Moldovan farmers have announced an indefinite protest starting June 7 if Chisinau fails to provide assistance by June 3 and fails to prohibit the import of Ukrainian grain, the press office of the association of Moldovan farmers, Asociatia Forta Fermierilor, said Wednesday.
“Asociatia Forta Fermierilor demands an urgent and very specific intervention by the state, following the example of the European Union,” the statement read.
“We very much hope that this warning will be heard and urgent measures will be taken to save the agricultural industry from collapsing. Otherwise, we announce for June 7 massive continuous protests of farmers all over the country with a possible blocking of highways and a march of agricultural equipment to Chisinau.”
The association said it has been asking for the government’s support since February but has yet to receive it. Farmers once again voiced their demands, which they expect the authorities would respond to by June 3, including the reimbursement to small and medium grain producers in the amount of about $170 per hectare, the introduction of temporary restrictions on imports of wheat, corn, rapeseed, and sunflower from Ukraine, payment of subsidy debts for the past year, and refund of VAT for fuel.
Farmers also believe that the Moldovan port of Giurgiulesti should export only Moldovan products from July 1 to July 31. The association added that the effect of many unresolved issues leads to the destruction of small and medium farmers in the country.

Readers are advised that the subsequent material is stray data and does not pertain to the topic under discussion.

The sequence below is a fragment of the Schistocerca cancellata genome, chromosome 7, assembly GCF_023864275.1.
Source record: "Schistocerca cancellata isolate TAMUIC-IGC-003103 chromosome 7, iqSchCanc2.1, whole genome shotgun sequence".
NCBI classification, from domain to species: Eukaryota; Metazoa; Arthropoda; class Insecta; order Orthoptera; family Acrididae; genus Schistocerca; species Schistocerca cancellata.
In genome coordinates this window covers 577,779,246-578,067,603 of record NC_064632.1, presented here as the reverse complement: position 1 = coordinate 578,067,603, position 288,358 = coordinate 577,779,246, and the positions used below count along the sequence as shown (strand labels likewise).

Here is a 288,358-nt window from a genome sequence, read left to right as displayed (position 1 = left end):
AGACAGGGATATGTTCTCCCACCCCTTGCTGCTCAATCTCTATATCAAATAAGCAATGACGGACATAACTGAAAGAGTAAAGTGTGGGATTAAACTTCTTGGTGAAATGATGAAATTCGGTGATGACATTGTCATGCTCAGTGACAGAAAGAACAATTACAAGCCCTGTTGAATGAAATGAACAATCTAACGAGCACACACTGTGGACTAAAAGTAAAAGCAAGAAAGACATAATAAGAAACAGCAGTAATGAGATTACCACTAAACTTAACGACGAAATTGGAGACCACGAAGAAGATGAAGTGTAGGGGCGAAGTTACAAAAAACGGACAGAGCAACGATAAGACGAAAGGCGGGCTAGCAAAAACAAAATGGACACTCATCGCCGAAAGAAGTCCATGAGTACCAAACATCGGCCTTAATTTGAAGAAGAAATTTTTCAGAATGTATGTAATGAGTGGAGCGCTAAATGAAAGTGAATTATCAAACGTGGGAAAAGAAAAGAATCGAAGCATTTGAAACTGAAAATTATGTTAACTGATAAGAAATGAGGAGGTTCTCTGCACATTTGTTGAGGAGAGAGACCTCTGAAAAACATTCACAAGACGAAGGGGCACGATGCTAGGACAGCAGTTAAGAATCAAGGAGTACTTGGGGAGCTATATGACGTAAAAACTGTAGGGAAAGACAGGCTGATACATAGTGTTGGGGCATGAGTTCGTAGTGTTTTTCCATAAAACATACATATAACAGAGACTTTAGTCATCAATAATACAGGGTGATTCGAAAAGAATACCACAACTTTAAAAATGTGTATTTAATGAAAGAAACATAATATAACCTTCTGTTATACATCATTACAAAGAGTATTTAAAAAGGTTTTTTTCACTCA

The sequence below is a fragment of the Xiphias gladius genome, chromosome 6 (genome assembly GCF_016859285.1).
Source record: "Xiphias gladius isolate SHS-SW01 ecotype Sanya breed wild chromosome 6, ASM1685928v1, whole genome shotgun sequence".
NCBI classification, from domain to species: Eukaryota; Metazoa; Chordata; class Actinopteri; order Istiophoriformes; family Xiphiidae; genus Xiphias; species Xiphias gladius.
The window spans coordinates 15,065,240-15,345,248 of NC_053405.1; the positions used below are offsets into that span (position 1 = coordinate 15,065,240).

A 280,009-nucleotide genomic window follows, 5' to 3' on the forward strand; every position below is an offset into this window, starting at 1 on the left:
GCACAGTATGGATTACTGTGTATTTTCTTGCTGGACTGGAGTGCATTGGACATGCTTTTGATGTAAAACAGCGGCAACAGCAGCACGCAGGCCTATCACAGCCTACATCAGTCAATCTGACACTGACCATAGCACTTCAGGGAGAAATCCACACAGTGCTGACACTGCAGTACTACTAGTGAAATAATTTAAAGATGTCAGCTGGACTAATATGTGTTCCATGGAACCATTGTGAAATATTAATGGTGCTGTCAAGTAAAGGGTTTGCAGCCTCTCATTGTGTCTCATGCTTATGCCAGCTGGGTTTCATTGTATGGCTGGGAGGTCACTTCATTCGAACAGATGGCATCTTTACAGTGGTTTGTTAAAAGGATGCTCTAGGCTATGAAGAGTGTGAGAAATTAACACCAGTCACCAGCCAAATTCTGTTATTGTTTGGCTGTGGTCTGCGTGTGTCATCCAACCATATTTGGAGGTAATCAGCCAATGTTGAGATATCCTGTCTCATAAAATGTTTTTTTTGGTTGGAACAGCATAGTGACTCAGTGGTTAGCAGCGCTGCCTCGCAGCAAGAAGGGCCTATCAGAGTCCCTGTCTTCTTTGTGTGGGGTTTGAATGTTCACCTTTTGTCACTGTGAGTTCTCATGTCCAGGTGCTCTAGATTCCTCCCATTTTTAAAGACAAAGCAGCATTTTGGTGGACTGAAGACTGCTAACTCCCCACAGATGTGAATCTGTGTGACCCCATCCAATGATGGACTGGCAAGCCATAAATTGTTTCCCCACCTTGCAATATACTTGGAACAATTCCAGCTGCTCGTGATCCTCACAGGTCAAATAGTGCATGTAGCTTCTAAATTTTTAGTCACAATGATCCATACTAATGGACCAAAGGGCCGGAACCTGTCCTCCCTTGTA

The Commission has banned the sale of Ukrainian wheat, maize, rapeseed, and sunflower seed in Bulgaria, Hungary, Poland, Romania, and Slovakia from May 2 until early June in a bid to “ease logistical bottlenecks” but allowed their circulation in other European markets.
Moldovan farmers asked the authorities to introduce a similar ban, otherwise, the country would face protests. Vladimir Bolea, the deputy prime minister and the minister of agriculture and food industry of Moldova, has said that Chisinau would assist farmers but would not ban imports from Ukraine.
Ukraine was granted a temporary duty-free trade arrangement with the EU last June. In March 2022, the European Union additionally launched green corridors to facilitate the transit of Ukrainian grain to the world market amid Russia’s special military operation. However, the cheap grain from Ukraine ended up flooding EU markets instead, prompting outrage among local farmers.